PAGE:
I coudn't agree more, lots of adventures please. Less of the endless sourcebooks detailing useless information such as 3000 year histories that are completely irrelevant to most gamers needs. I really don't care what colour Pavis' socks are !!

Please look at the D&D 5e model, they're pumping out campaign after campaign. I think they've got about five out now in the last four years. Now don't jump down my throat, I love Runequest and want it to succeed and am really looking forward to RQG but it must be supported with campaigns and adventures. 

Beornvig...I'd love a copy of your Balazar Quest notes, having ran a recent Griffin Mountain campaign myself and experiencing similar problems. I just cobbled together old White Dwarf scenarios to form a a loose campaign.

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Just now, styopa said:

Correct me if I'm wrong, but IIRC Avalon Hill only bought the rights to RQ, but did NOT buy the rights to Glorantha.  Those were held by Greg.

At least for the first several years, weren't they UNABLE (legally) to bring out Glorantha products?  When they did come out, they were flippin' fantastic.  Sun County, River of Cradles, Borderlands, Dorastor, etc. are some of the greatest campaign/adventure supplements for any game ever.#

If you look at the first five boxes produced by Avalon Hill, there was one box with Gloranthan content - Gods of Glorantha. The Coliseum and the Vikings campaign were good, but they were not Gloranthan. The character sheet boxes...

Gods of Glorantha, Gloranthan Bestiary, Genertela:Crucible of the Hero Wars and Elder Secrets were the only products before Sun County which advanced Glorantha beyond what was known from RQ2 days. Many people were unhappy with the extreme shorthand cults in Gods, which would have deserved a page count and content density as provided in the Genertela box. Separating Griffin Island from the Elder Wilds wasn't that popular, either. The glimpses of the West and the East in Genertela Box possibly was what estranged Praxian or Sartarite diehard grognards. RQ2 Troll Pak provided the material for two boxes and two scenario booklets.

The RQ Renaissance was great while it lasted, yes. That was Shadows on the Borderlands rather than the original Borderlands set, though, and Strangers in Prax. Five excellent products, then nothing.

Just now, styopa said:

In any case, it's a little...misleading to bash on AH for delay in bringing out a product line they legally couldn't, at least for a while?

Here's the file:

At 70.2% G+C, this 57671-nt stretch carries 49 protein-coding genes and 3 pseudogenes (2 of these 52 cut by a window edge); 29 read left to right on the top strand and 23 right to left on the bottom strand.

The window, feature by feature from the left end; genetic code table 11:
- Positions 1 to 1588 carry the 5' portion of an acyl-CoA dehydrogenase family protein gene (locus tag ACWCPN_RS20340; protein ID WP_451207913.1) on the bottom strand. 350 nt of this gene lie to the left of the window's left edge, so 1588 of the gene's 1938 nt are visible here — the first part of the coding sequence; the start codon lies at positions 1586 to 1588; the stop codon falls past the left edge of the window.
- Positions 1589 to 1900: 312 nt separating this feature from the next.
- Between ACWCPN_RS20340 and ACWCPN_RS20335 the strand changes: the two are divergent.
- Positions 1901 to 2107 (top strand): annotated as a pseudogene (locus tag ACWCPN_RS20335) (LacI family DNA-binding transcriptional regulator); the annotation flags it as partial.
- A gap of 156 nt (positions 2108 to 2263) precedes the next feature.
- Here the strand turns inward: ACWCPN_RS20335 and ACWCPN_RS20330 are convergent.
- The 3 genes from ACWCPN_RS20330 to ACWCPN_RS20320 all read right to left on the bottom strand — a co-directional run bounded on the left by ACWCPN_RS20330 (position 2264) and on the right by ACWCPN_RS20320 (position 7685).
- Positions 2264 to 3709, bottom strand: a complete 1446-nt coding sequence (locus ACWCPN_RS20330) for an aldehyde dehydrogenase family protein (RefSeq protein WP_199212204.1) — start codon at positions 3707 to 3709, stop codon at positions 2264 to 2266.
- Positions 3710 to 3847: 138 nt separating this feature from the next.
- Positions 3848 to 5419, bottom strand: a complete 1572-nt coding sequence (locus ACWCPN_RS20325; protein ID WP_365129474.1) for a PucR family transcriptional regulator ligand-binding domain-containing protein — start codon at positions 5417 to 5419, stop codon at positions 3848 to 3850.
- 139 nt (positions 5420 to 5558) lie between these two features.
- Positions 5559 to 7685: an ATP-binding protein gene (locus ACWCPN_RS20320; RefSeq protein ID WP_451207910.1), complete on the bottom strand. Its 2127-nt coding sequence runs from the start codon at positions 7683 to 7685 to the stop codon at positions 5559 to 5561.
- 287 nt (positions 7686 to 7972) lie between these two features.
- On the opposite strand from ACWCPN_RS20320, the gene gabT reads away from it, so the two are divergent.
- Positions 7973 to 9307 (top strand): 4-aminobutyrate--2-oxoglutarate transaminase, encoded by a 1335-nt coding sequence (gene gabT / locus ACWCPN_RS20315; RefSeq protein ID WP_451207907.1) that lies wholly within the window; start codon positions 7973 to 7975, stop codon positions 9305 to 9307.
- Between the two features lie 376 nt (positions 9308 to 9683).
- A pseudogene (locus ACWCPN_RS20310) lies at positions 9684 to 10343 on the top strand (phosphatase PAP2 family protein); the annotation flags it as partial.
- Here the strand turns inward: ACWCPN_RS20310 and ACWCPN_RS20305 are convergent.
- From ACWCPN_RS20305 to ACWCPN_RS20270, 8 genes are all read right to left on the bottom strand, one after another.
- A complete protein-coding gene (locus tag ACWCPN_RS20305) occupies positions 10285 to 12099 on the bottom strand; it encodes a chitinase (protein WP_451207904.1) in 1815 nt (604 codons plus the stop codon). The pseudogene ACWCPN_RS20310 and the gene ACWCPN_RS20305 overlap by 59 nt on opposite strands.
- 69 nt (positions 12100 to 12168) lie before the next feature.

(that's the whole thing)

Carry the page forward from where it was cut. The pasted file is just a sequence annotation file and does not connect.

Avalon Hill deserves bashing for being insensitive to the roleplaying market. I have no idea what they paid Greg and Sandy for their authoring and editing, but if that wasn't enough for Chaosium to keep Greg and Sandy employed without having to work on other projects, there is shared culpability there, too.

 

Just now, styopa said:

I guess it depends on your definition of "official"?

Is what was in the notes of RQ2 'official', still today?  Old Chaosium products CoP, LoT? AH products SC, RoC, Dorastor?  As I recall just in those sources alone there were not-infrequent contradictions explicit or implied (I recall an entire mountain range ENE of the White Sea that kept shifting and has, I believe, finally determinedly vanished in the AAA?).  Not to mention the not-precisely-canon-but-pretty-firm-anyway reams and reams of discussion in the Glorantha Digest (http://glorantha.temppeli.org/digest/)?

If you look closely at certain passages of the Guide and e.g. Pavis GtA, you will find the relevant pieces from RQ2 era publications verbatim or with only slight alteration.

Discoveries have led to slight but significant rephrasing of previous publications.

Changes to the map outside of well traveled areas are just that. Prior to Frederic Cook's voyages, all maps showed the vast continent Terra Australis, which has shrunk to Down Under and New Zealand nowadays. Jule Verne's book about a balloon journey across Afrika had a significant mountain range on the watershed between Niger and Congo (? IIRC), which is in reality little more than a ridge of hills. In geography, there is an important rule: the map is not the terrain.